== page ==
In a move some describe as bold and others say is puzzling, CheapAir recently began offering customers the ability to pay for airline ticket purchases in monthly installments.
The program, launched in August, is aimed primarily at people who do not have credit cards. It offers travelers who cannot afford an airline ticket the option to pay for them in three, six or 12 month installments via a financial services company that’s partnering with the online travel agency.
The question some industry experts are asking, however, is how popular such an offering will be at a time when about seven in ten Americans have at least one credit card in their wallet?
“I think it’s something people will find interesting,” says Michael Bentley, a former Delta pricing analyst who’s now a partner with consulting firm Revenue Analytics. “The one question I have is – how many people in the U.S. are looking to travel, who don’t have credit cards? Or can’t afford to just buy the ticket?”
The answer to that question may not be clear cut, but one survey found that Millennials like the idea of being able to pay for airline tickets via monthly payments not associated with a credit card.
Winq, a social polling app for Millennials, found that 78% of its users would be more willing to buy plane tickets knowing they had more time to pay for them. In addition, 83% of those same users said that one of the main reasons they don’t travel more is because it’s too expensive. And 92% thought being able to pay for tickets via monthly installments is a great idea.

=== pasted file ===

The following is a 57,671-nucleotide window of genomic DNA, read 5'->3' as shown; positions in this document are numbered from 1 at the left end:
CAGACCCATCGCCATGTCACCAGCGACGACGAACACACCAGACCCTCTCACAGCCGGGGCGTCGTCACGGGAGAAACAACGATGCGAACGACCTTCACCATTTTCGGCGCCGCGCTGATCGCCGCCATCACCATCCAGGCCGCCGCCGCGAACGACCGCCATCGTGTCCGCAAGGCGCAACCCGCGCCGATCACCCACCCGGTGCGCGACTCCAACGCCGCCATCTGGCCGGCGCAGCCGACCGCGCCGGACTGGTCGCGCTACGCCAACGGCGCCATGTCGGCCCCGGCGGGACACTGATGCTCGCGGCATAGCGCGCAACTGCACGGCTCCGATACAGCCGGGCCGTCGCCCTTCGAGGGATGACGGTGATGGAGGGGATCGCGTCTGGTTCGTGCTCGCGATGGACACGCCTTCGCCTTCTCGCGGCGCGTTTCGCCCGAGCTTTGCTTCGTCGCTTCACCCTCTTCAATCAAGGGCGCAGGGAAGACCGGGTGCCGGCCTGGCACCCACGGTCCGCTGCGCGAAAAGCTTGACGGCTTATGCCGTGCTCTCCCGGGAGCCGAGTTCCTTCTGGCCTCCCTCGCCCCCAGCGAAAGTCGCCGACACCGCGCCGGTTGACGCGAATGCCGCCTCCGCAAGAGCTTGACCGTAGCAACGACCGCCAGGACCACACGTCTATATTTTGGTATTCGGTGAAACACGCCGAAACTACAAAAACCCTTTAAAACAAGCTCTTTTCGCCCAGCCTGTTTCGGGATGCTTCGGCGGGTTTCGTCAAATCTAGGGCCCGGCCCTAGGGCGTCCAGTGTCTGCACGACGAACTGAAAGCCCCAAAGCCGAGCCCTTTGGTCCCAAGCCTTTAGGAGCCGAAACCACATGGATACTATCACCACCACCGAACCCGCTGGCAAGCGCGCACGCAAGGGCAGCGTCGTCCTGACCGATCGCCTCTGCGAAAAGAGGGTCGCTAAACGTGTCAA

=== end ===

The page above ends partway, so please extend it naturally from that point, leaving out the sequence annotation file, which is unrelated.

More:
To be clear, financing airline tickets through monthly installments is not an entirely new idea in the industry. More than a decade ago Continental Airlines introduced a deferred payment option on its website for customers seeking to purchase tickets. Called Billmelater, the option required completing an online credit application (handled by Billmelater.com), after which customers were sent a bill in the mail.
Billmelater eventually morphed into PayPal Credit, says Seth Kaplan of Airline Weekly. And Continental is now part of United, which still offers the program.
There are others as well that offer PayPal Credit, (which allows for flexible repayment over time, and is different then simply PayPal), including Delta and JetBlue, Kaplan points out.
“The idea of offering financing on your purchase – the airlines did that in the 1950s and 1960s,” adds Brian Karimzad, director of MileCards. “Since then, consumers have gotten more access to credit and airfares have come down.”
CheapAir CEO Jeff Klee, however, makes a distinction between the airlines that allow for purchasing tickets via such alternative financing methods and his company. CheapAir, he points out, is not an airline.
“We are the first online travel agency to provide this service,” says Klee. “An airline or two may have had similar offerings, but no online travel agency.”
CheapAir, in business since 1989 and selling tickets online since 2000, allows travelers to package together airline tickets from multiple airlines, in one ticket and transaction. It’s an approach to ticket purchases that Klee says is one of the best value-adds provided by CheapAir.
As for the new installment payment program, Klee says the site has long been looking for an alternative to credit cards for its customers.